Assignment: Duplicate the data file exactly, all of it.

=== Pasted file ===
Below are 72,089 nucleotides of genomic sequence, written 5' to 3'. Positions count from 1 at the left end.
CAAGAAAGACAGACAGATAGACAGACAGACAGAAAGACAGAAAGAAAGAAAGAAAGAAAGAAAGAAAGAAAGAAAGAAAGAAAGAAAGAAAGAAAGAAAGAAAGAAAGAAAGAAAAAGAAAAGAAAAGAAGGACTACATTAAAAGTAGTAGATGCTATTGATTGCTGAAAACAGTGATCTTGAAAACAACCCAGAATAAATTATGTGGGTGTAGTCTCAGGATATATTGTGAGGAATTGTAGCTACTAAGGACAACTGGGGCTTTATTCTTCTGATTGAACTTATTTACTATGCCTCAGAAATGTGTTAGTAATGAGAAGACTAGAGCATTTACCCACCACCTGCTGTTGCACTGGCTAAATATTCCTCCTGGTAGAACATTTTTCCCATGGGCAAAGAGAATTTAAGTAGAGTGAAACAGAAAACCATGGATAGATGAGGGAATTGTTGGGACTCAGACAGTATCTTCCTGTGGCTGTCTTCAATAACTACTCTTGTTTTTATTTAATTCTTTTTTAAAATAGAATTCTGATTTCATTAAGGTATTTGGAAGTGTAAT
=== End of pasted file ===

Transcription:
Below are 72,089 nucleotides of genomic sequence, written 5' to 3'. Positions count from 1 at the left end.
CAAGAAAGACAGACAGATAGACAGACAGACAGAAAGACAGAAAGAAAGAAAGAAAGAAAGAAAGAAAGAAAGAAAGAAAGAAAGAAAGAAAGAAAGAAAGAAAGAAAGAAAGAAAAAGAAAAGAAAAGAAGGACTACATTAAAAGTAGTAGATGCTATTGATTGCTGAAAACAGTGATCTTGAAAACAACCCAGAATAAATTATGTGGGTGTAGTCTCAGGATATATTGTGAGGAATTGTAGCTACTAAGGACAACTGGGGCTTTATTCTTCTGATTGAACTTATTTACTATGCCTCAGAAATGTGTTAGTAATGAGAAGACTAGAGCATTTACCCACCACCTGCTGTTGCACTGGCTAAATATTCCTCCTGGTAGAACATTTTTCCCATGGGCAAAGAGAATTTAAGTAGAGTGAAACAGAAAACCATGGATAGATGAGGGAATTGTTGGGACTCAGACAGTATCTTCCTGTGGCTGTCTTCAATAACTACTCTTGTTTTTATTTAATTCTTTTTTAAAATAGAATTCTGATTTCATTAAGGTATTTGGAAGTGTAAT